Posted on 31 Mar 2022
This issue of the Risk Bulletin of Illicit Economies in West Africa examines Russia’s presence in the gold-mining sector in West Africa; the recent resurgence of violence in Jos, Nigeria; the historical and contemporary context of the intertwining of the political and military elite, and the cocaine trade in Guinea-Bissau. Finally, we explore the findings of the 2021 Organized Crime Index which provide a statistical framework for understanding the strong but complex relationship between instability and illicit markets in West Africa.
1. Re-examining Russia’s presence in West Africa’s gold sector.
- Given their increasing presence in the gold sector across West Africa, it is likely that Russia will seek to use gold as a means of generating funds, moving money internationally and accessing foreign currencies.
2. Violence surges as criminal networks spread to new territories amid economic downturn in Jos, Nigeria.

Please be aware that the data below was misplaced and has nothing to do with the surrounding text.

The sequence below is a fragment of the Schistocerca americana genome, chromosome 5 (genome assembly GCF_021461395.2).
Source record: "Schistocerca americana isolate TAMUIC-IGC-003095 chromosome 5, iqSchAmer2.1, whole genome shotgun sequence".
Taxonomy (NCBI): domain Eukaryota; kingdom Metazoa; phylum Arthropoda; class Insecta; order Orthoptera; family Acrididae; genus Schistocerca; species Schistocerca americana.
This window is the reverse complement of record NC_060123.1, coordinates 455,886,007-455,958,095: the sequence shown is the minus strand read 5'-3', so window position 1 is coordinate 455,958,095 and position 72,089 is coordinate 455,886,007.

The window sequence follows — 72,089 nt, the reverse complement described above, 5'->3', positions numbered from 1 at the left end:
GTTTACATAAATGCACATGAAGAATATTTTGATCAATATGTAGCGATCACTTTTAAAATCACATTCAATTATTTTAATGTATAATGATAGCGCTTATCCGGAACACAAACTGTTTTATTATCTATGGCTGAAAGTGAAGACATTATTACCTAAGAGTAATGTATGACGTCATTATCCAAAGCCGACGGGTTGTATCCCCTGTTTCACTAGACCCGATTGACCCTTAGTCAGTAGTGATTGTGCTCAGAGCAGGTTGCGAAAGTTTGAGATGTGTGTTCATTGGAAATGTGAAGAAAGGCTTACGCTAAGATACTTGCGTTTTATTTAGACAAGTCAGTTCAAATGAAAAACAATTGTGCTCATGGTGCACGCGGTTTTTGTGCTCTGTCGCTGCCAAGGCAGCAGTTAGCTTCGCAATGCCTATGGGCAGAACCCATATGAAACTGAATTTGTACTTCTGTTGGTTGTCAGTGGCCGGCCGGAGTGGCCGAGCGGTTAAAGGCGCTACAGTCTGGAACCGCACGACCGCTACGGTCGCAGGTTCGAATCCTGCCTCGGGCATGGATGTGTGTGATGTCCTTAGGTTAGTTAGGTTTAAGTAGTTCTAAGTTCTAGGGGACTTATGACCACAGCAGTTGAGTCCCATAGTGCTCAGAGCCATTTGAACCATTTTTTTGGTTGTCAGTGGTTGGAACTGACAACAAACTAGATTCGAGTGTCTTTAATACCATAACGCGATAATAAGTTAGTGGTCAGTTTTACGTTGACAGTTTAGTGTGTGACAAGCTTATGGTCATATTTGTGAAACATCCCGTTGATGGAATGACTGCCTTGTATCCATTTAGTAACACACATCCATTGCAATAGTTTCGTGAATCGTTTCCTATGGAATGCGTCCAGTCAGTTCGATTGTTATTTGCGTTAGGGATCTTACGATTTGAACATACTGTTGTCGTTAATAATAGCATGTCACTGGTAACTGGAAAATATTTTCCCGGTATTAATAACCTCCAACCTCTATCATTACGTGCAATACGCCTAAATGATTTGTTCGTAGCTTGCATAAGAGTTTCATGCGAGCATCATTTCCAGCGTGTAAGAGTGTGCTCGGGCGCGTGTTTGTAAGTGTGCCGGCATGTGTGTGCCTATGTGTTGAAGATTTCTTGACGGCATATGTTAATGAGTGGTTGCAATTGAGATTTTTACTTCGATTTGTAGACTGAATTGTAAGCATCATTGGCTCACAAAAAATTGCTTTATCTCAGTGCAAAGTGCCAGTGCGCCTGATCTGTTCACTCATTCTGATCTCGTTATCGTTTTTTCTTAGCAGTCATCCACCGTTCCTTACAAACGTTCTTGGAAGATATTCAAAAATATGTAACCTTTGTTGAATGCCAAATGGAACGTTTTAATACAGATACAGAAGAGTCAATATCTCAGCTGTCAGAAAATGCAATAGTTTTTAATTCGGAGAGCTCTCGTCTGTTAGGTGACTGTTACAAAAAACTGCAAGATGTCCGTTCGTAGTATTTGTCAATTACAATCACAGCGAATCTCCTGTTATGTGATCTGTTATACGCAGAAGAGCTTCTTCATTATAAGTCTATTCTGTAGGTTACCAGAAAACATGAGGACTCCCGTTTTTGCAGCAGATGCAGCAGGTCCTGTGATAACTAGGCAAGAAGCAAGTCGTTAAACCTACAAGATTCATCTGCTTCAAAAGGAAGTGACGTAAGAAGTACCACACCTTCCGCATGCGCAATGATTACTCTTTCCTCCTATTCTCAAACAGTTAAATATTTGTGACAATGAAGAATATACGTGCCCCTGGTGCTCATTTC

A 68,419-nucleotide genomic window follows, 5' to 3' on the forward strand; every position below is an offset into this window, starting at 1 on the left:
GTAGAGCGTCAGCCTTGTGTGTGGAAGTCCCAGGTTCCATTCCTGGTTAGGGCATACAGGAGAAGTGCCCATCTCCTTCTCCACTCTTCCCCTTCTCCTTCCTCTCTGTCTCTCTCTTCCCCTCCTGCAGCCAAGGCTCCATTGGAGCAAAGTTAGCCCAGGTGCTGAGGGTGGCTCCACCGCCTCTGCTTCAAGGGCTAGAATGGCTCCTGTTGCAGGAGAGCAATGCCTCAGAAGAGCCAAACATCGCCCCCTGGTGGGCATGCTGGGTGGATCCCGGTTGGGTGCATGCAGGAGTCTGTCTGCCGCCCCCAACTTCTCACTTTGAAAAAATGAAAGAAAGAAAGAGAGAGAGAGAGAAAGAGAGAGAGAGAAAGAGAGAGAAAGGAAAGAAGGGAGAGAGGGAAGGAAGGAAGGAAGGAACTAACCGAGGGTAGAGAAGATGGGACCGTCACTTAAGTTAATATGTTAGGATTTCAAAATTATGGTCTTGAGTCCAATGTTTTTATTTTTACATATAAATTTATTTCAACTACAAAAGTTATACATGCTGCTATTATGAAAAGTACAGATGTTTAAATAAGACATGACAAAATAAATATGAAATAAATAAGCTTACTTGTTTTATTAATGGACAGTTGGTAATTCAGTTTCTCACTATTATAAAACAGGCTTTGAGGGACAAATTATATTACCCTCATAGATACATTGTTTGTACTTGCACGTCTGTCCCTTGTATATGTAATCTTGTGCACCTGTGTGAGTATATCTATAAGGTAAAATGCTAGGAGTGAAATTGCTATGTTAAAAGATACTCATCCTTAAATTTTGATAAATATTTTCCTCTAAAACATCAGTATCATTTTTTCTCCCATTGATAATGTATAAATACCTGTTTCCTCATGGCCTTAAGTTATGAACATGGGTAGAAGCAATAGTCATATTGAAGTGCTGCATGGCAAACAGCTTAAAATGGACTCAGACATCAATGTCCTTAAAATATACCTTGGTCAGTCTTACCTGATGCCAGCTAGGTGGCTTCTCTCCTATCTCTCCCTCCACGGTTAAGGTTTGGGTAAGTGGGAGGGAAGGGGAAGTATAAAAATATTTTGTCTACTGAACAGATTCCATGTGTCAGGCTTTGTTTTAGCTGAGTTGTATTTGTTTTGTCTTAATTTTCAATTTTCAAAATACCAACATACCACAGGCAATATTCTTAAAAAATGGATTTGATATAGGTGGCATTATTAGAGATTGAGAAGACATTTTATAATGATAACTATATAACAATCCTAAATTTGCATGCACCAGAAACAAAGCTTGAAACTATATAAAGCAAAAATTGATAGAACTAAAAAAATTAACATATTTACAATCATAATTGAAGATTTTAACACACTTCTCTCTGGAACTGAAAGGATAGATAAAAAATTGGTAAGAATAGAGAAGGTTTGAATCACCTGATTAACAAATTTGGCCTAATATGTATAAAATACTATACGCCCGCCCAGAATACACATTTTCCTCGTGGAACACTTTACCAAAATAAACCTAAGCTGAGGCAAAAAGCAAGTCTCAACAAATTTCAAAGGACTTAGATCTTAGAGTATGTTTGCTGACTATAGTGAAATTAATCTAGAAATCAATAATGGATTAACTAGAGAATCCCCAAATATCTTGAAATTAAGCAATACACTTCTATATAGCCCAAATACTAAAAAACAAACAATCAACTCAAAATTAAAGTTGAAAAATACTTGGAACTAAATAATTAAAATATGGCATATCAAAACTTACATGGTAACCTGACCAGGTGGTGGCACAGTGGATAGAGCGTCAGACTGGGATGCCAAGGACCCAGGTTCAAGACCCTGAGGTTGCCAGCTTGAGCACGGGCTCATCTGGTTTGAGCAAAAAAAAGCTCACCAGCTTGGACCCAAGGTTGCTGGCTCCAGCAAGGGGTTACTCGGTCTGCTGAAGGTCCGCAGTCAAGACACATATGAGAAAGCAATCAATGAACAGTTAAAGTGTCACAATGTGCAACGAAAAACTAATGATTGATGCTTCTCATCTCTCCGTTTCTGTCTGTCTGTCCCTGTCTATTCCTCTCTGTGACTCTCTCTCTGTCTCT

- The central Nigerian city of Jos and its surrounding areas have been experiencing a resurgence of violence since 2021. A spike in criminal activity in Jos, partly attributable to increases in unemployment and economic hardship, is one key driver behind this explosion in violence, with fatal incidents linked to illicit markets, including cattle rustling, arms and drug trafficking, and kidnapping for ransom, doubling between 2020 and 2021.
3. A reported coup attempt brings to the fore how cocaine trafficking continues to shape Guinea-Bissau’s politics.
- In the wake of an attack on Guinea-Bissau’s governmental palace in February, labelled a coup attempt by the Bissau-Guinean government, we track the chequered history of the alleged mastermind – Bubo Na Tchuto – to explore the evolving role of the cocaine trade in Guinea-Bissau’s volatile politics.
4. The Organised Crime Index Africa 2021 underscores differing relationships between certain illicit markets and instability.
- The results of the Organised Crime Index Africa 2021 underscore the strong but complex relationship between instability and illicit markets in West Africa.